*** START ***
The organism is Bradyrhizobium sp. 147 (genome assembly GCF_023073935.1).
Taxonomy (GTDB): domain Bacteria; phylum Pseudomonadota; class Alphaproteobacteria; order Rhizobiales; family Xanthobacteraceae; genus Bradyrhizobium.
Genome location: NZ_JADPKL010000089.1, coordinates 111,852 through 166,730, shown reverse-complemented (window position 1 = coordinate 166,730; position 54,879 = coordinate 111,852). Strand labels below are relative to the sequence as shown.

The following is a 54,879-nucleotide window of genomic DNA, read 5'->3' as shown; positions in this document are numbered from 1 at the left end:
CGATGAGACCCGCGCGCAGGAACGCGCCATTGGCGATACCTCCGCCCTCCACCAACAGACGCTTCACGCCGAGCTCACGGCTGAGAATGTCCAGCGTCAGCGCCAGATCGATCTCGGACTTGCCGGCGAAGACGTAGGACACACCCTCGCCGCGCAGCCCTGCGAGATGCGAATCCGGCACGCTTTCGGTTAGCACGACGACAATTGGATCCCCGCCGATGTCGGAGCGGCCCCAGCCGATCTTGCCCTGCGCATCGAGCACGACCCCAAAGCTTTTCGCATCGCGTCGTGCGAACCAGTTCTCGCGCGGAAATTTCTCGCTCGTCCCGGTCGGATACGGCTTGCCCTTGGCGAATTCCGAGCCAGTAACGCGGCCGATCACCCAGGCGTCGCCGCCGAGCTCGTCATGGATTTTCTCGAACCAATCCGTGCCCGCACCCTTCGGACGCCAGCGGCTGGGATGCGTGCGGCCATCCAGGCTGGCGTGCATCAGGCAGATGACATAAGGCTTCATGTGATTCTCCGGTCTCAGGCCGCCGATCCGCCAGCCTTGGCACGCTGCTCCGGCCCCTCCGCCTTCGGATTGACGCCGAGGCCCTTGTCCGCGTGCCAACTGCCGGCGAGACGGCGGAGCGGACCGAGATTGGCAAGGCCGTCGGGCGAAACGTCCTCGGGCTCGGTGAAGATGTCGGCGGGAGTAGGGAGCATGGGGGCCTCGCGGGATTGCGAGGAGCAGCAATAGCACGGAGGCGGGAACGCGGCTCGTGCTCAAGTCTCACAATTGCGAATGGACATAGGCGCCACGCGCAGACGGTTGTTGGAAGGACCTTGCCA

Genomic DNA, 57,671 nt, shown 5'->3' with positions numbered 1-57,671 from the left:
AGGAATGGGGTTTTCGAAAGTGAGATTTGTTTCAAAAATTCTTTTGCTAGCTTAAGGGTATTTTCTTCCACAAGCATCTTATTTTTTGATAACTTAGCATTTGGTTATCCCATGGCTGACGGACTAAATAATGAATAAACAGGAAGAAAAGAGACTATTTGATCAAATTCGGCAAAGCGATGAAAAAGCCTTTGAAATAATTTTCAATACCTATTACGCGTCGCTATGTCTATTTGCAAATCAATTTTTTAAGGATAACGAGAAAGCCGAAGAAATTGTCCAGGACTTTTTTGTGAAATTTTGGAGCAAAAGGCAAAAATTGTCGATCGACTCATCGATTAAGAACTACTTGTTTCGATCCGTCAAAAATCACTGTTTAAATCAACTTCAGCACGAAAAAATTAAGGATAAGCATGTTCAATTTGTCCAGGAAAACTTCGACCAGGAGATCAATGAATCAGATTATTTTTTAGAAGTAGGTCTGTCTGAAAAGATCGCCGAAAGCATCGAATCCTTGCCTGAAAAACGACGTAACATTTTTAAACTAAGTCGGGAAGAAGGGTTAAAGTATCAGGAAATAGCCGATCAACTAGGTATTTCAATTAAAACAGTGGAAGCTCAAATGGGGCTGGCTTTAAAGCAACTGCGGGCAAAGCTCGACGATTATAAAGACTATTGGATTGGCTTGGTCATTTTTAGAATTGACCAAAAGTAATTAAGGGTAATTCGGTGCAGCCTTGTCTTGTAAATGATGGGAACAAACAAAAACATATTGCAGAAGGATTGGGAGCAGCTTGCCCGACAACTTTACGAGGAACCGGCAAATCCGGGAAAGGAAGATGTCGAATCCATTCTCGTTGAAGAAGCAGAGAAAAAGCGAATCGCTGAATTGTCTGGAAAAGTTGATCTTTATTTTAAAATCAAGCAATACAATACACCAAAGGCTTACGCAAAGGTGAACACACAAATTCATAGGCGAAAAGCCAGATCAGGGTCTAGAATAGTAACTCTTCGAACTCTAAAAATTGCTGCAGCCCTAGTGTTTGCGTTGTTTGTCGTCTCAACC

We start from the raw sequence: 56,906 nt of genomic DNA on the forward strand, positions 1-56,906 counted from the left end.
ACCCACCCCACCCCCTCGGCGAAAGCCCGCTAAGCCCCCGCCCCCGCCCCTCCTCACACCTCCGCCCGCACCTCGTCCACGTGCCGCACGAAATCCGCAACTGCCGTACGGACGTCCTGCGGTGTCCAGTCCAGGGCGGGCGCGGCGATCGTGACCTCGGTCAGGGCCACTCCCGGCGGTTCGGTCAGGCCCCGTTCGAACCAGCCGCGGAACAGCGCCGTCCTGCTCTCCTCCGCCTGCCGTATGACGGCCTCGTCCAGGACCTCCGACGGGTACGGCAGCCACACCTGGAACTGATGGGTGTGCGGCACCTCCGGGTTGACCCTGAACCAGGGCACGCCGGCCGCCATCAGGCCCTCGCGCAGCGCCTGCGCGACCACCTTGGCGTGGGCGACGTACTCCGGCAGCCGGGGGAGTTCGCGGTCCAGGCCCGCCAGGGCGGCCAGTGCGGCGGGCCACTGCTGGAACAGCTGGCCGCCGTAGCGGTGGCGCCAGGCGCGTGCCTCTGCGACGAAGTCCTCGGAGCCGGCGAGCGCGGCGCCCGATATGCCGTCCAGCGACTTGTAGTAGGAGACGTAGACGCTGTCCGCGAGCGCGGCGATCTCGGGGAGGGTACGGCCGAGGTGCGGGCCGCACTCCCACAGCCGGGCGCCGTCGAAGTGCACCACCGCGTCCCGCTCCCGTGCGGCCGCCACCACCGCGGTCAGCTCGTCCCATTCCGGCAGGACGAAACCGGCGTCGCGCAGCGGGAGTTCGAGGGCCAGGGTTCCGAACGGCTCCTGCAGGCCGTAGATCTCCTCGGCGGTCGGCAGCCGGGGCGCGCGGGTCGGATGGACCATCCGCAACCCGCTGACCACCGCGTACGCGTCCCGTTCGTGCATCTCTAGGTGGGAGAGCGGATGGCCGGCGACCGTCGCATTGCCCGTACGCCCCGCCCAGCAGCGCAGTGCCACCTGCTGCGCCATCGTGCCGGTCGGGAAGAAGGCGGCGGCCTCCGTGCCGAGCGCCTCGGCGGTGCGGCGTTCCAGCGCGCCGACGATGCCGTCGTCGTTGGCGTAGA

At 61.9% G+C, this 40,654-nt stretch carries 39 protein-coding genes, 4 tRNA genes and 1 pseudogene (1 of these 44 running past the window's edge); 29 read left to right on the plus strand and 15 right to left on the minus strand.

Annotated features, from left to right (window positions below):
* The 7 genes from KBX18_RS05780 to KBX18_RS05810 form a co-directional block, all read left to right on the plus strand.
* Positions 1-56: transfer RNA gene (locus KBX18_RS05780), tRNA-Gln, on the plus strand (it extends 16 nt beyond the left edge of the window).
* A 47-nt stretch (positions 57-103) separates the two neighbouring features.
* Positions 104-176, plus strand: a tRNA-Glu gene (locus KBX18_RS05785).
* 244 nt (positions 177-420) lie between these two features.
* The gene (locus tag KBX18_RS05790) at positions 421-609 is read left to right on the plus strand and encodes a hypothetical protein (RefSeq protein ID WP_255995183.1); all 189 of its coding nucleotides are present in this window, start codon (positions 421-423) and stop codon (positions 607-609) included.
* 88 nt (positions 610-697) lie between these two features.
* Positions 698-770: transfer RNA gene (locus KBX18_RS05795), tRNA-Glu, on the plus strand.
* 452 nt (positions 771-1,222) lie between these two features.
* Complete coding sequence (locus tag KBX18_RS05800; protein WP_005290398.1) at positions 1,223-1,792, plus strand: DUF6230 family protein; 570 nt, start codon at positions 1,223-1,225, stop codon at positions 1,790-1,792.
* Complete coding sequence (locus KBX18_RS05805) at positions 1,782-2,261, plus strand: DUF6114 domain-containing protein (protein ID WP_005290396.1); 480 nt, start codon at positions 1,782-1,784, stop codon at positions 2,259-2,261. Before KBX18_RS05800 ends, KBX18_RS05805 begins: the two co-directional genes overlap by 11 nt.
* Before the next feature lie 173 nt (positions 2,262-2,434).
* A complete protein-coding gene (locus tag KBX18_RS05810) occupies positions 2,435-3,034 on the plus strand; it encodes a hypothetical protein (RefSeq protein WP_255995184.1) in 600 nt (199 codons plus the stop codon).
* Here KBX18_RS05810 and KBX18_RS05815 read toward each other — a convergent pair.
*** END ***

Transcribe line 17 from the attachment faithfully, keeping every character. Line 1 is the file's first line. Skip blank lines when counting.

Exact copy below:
* The gene (locus tag KBX18_RS05790) at positions 421-609 is read left to right on the plus strand and encodes a hypothetical protein (RefSeq protein ID WP_255995183.1); all 189 of its coding nucleotides are present in this window, start codon (positions 421-423) and stop codon (positions 607-609) included.